Chapter 12: Power and Communication

What comes to mind when you think of power? Is having power over others a good or a bad thing? What about others having power over you? Like most people, your answer is likely influenced by the amount of power you personally perceive yourself to have and the ways in which the power others possess has affected your life. While power isn’t inherently good or evil, it is important to understand and recognize how power dynamics shape our life choices, interactions, and relationships with others in significant ways. In this chapter, we will define what power is, describe its principles, and discuss various types of individual and persuasive power. We will also address communication competence and strategies for communicating effectively in situations where we feel less powerful, examine the link between co-culture, culture, and power, and reflect on some common ways in which power is misused in relationships.


Essential Questions:

  • What is power and how does it operate in communication and interpersonal relationships?
  • How can we ethically influence others?
  • How do we use our knowledge of power to recognize unethical influence and/or control?

Successful students will be able to:

  • define power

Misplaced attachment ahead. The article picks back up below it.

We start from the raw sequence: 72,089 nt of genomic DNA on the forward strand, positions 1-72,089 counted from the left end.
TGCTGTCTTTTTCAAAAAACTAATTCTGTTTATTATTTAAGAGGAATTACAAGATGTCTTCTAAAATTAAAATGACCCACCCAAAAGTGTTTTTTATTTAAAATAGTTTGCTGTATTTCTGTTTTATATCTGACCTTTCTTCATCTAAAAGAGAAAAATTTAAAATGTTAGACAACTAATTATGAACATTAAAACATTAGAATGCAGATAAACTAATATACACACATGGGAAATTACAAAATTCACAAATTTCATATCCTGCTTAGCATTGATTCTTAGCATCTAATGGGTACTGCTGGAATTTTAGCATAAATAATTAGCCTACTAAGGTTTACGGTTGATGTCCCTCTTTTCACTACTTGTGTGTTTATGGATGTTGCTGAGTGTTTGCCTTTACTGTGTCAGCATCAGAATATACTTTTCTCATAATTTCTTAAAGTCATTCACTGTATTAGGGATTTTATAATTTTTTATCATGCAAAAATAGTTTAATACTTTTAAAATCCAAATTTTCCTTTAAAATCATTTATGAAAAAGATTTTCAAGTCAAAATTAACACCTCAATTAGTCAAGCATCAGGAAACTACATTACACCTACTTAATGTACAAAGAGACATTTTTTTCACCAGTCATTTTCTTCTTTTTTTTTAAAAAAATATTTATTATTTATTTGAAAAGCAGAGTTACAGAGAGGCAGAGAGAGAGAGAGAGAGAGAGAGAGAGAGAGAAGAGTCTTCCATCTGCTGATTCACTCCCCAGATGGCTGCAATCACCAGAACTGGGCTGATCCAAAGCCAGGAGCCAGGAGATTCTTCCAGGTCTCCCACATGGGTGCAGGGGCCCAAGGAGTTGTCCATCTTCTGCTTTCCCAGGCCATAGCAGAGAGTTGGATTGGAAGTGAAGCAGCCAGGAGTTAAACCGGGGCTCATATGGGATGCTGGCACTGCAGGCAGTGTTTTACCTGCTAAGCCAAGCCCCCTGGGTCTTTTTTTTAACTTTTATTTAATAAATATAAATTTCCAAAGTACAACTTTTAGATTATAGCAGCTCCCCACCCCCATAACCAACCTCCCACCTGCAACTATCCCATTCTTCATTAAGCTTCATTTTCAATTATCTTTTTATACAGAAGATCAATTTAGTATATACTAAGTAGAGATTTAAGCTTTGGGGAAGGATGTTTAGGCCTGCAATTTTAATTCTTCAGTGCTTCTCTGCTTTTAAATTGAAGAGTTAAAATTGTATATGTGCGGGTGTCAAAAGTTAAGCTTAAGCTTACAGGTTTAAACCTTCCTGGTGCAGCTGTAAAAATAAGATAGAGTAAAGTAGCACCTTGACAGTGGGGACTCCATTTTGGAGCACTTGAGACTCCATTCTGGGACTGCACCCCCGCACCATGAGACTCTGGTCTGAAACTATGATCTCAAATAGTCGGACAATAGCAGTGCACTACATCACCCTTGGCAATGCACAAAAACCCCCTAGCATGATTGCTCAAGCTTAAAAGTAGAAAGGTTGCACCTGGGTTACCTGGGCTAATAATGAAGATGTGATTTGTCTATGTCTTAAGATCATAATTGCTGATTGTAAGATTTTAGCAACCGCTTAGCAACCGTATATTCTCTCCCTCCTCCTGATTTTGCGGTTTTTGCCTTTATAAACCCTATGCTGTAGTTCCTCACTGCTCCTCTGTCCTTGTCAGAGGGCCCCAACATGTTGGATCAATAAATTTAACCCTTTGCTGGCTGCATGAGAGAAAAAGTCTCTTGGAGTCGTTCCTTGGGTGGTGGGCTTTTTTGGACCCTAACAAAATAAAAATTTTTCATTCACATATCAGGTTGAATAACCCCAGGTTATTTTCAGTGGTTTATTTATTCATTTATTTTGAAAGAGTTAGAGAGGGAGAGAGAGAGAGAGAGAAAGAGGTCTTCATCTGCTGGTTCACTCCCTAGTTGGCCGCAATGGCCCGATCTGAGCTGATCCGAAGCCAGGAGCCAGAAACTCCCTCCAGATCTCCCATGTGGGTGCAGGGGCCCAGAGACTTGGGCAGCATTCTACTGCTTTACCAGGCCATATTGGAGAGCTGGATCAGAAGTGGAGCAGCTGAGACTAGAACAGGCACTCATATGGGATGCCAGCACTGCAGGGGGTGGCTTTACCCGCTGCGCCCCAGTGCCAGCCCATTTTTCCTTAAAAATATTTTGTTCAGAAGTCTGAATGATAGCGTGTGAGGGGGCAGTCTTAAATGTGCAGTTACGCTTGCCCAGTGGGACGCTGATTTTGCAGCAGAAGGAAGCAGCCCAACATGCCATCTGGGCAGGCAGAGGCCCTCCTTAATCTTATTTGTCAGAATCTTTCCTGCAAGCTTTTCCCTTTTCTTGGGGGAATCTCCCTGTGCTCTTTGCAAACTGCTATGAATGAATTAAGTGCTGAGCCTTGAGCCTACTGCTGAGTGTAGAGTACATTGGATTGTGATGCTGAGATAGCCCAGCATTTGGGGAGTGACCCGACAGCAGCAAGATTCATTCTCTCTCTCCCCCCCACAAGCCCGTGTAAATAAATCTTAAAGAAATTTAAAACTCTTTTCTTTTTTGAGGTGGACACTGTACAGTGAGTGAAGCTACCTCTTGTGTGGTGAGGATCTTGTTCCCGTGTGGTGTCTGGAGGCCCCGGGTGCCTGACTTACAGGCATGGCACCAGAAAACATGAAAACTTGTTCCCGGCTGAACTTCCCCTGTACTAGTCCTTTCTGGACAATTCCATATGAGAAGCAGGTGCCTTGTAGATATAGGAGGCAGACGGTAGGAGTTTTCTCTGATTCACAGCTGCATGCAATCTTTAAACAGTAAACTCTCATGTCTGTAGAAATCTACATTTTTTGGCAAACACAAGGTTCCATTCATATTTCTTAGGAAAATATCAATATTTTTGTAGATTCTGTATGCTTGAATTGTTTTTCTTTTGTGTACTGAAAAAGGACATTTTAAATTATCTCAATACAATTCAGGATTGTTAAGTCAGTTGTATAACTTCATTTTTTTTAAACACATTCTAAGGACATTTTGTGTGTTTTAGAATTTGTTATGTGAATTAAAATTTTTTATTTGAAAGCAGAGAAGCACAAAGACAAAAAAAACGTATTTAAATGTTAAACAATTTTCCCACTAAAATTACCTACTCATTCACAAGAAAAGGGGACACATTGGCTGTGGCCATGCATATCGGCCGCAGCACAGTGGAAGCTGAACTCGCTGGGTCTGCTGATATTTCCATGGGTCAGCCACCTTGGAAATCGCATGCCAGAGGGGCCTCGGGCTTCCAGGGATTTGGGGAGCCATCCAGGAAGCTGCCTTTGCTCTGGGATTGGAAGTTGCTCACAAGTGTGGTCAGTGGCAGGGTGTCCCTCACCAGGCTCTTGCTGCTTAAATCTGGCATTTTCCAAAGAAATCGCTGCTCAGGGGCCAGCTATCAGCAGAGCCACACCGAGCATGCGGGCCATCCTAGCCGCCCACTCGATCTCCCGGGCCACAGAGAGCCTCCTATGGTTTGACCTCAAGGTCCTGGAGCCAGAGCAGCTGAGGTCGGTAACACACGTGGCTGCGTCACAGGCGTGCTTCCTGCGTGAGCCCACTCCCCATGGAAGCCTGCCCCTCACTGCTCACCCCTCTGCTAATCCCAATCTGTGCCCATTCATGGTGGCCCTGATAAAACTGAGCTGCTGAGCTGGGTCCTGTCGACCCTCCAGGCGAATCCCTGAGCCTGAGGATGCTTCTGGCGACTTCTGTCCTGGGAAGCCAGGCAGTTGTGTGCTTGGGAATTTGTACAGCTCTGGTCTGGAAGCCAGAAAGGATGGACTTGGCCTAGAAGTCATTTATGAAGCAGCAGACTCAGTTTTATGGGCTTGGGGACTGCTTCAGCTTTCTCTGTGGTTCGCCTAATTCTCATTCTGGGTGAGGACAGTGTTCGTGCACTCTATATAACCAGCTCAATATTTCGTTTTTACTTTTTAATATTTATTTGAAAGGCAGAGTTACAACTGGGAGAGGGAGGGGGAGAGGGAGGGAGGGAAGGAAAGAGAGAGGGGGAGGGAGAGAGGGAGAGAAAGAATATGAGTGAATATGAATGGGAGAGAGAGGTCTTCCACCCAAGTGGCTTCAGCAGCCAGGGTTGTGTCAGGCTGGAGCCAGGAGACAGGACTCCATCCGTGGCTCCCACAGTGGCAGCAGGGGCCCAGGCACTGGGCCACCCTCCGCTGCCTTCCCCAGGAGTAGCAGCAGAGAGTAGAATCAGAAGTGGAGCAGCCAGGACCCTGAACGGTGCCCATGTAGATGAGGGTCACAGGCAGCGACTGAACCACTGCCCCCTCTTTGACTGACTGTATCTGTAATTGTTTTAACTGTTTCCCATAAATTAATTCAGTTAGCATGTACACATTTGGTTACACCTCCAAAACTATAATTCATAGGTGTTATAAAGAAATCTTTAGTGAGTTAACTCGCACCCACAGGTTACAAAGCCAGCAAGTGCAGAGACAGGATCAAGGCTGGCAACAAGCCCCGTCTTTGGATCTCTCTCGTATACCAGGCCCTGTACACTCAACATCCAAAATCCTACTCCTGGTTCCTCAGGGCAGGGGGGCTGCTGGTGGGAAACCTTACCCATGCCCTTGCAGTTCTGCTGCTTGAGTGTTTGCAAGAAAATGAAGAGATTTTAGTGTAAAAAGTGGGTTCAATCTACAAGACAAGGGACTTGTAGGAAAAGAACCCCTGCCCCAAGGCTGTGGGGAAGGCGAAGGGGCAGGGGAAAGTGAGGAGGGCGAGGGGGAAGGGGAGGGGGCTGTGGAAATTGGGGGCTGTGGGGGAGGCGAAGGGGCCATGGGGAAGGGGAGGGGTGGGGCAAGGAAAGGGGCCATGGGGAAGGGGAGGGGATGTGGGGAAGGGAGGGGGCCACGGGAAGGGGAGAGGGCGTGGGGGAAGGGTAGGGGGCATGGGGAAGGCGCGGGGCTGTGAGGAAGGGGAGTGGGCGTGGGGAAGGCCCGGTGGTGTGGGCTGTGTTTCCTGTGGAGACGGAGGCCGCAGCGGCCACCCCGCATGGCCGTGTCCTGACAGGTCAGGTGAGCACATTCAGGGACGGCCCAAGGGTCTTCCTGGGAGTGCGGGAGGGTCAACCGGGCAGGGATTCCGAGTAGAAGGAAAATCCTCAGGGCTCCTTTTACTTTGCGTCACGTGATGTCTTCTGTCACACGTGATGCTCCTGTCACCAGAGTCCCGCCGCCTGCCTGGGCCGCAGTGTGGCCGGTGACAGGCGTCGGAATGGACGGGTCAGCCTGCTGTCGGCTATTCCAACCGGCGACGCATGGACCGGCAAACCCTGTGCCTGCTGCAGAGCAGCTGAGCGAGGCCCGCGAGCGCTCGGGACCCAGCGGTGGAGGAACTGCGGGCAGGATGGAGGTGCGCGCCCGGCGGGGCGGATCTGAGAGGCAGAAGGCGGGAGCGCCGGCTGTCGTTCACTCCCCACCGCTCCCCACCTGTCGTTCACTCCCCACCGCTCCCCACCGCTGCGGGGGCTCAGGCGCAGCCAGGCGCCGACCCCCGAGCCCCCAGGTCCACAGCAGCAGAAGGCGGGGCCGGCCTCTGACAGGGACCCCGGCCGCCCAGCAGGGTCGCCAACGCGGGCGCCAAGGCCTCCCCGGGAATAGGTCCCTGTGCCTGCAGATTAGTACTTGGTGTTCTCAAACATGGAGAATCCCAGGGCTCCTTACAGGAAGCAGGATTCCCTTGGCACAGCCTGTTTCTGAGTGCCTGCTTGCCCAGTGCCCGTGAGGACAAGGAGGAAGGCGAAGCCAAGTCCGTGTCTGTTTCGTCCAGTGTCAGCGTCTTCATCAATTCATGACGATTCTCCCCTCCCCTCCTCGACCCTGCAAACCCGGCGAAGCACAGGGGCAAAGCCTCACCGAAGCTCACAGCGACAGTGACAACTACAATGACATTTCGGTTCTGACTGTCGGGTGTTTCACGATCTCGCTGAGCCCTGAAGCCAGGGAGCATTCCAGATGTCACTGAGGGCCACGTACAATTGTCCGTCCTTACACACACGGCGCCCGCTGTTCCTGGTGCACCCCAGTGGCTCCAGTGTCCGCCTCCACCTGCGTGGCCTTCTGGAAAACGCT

• identify five principles of power
  • recognize six types of power
  • explain three modes of persuasion
  • identify five strategies for communicating opinions, rights, expectations, and boundaries
  • explain the relationships between power, culture, co-culture and ideologies
  • recognize eight types of abusive power tactics used in interpersonal relationships

  • Sections 12.0 – 12.2.2, 12.2.5, & Interpersonal Communication Abridged Textbook (I.C.A.T.); Central New Mexico Community College; 2019; CC BY NC SA 4.0
  • Sections 12.2.3, 12.2.3, 12.2.4, 12.3.1, 12.4.3: adapted from Wikipedia; CC BY SA 4.0
  • Section 12.3.2: adapted from Communication in the Real World: An Introduction to Communication Studies; University of Minnesota; 2016; CC BY NC SA 4.0
  • Section 12.4.1: adapted from Wikihow; CC BY NC SA 3.0
  • Section 12.4.2: adapted from The Open University; CC BY NC SA 4.0
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